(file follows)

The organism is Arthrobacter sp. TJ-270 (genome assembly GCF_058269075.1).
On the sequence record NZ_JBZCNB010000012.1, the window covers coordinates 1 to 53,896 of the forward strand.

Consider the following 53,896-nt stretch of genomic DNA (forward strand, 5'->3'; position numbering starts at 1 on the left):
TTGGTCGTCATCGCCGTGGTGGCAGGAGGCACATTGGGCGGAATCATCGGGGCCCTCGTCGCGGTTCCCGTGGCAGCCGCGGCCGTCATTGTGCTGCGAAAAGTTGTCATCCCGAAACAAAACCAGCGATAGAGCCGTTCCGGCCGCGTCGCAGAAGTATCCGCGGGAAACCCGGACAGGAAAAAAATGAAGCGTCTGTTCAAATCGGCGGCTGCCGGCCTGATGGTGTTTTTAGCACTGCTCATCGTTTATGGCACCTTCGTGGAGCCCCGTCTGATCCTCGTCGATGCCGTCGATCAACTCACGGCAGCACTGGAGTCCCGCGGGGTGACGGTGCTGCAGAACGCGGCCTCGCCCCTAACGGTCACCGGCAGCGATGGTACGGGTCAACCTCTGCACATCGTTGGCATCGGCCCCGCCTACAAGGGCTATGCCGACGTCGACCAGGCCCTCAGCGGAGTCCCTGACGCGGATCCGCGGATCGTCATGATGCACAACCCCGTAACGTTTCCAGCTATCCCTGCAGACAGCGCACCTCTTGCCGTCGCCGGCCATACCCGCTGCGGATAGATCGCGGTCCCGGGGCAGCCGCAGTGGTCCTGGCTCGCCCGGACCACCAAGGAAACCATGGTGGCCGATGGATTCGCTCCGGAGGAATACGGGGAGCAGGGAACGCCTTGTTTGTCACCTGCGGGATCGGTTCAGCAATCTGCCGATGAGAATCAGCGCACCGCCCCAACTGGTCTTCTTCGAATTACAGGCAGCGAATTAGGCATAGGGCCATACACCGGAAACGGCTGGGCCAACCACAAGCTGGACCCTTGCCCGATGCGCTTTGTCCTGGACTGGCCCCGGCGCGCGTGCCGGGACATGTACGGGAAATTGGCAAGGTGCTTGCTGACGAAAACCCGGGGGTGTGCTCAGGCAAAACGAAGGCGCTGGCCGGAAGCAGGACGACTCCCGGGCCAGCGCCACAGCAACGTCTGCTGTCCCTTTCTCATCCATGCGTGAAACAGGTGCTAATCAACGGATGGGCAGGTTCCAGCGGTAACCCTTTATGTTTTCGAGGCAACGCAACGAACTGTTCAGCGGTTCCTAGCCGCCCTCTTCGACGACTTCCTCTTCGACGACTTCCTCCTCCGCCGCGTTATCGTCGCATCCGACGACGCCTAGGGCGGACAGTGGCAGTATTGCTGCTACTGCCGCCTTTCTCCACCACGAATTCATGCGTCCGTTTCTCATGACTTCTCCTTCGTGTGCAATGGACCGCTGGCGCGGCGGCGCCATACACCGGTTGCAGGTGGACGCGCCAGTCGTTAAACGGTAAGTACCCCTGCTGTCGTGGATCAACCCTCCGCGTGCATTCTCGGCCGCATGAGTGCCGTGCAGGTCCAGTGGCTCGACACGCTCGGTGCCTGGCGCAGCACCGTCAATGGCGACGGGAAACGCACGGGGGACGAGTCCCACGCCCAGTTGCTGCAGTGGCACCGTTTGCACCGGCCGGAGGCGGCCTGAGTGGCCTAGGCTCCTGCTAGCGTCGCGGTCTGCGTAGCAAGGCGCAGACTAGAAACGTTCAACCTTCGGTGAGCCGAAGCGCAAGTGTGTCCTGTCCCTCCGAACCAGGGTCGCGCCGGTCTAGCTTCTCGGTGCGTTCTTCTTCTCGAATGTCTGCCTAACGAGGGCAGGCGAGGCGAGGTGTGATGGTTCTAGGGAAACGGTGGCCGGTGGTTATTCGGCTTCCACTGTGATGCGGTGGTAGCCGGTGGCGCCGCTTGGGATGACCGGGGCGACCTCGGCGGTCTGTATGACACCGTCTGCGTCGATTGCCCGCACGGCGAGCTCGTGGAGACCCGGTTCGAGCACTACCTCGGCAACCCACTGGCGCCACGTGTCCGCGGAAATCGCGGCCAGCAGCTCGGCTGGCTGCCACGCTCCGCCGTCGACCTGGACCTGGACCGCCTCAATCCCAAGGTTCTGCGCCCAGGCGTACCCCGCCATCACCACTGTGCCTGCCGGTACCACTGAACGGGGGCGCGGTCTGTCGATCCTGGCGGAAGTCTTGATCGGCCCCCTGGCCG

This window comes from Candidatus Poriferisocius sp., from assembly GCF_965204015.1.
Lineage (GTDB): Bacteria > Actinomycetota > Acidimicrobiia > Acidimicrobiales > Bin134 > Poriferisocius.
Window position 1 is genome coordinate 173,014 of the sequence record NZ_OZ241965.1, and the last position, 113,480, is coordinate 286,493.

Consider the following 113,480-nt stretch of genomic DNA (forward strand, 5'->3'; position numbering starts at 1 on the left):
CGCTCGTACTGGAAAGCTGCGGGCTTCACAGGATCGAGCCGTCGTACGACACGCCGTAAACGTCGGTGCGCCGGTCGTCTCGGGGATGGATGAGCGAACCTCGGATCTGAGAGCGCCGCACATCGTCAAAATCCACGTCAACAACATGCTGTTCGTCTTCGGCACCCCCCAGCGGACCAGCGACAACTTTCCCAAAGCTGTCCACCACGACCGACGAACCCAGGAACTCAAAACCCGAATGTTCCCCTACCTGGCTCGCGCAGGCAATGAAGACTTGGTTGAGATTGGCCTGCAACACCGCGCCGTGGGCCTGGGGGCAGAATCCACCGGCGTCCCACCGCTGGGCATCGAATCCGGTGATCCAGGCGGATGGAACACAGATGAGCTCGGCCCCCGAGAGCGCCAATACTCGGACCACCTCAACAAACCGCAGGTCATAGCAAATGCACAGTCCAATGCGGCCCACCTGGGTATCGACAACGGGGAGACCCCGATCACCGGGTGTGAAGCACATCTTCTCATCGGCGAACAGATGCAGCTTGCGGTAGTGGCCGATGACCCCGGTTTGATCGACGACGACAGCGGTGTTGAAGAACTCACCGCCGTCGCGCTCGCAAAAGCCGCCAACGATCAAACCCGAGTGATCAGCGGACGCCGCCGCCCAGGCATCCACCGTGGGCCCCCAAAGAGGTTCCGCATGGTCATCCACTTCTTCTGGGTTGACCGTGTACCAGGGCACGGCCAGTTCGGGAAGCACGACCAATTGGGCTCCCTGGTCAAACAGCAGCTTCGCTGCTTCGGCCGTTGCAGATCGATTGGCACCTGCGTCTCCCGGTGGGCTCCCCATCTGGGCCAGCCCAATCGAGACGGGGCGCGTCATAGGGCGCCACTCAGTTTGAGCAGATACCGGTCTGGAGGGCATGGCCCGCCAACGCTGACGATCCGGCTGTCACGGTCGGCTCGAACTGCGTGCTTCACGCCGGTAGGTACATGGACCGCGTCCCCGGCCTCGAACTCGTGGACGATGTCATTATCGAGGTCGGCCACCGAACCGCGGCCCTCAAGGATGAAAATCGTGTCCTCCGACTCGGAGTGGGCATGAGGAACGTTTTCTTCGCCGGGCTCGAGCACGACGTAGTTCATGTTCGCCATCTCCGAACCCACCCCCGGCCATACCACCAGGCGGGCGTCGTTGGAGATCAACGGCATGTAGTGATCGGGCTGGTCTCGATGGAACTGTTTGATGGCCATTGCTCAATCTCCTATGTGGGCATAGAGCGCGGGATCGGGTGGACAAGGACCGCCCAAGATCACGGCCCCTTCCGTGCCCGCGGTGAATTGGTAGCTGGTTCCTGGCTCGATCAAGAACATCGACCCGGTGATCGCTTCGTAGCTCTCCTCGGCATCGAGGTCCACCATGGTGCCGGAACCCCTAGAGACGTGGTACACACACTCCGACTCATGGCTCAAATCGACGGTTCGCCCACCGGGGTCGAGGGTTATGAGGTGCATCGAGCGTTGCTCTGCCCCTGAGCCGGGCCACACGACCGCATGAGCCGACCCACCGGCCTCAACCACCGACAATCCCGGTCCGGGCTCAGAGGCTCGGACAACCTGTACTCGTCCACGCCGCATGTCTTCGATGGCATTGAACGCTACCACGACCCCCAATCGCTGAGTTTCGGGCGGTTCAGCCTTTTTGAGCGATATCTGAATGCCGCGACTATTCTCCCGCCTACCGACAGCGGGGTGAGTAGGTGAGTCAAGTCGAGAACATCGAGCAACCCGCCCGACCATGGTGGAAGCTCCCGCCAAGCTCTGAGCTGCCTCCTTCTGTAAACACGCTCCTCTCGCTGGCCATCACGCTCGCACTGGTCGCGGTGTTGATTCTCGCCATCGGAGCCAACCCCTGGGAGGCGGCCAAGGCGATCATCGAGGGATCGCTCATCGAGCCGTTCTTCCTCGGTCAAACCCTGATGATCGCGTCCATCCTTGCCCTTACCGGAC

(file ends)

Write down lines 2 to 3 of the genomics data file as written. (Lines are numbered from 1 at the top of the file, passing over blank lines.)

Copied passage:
On the sequence record NZ_JBZCNB010000012.1, the window covers coordinates 1 to 53,896 of the forward strand.

Consider the following 53,896-nt stretch of genomic DNA (forward strand, 5'->3'; position numbering starts at 1 on the left):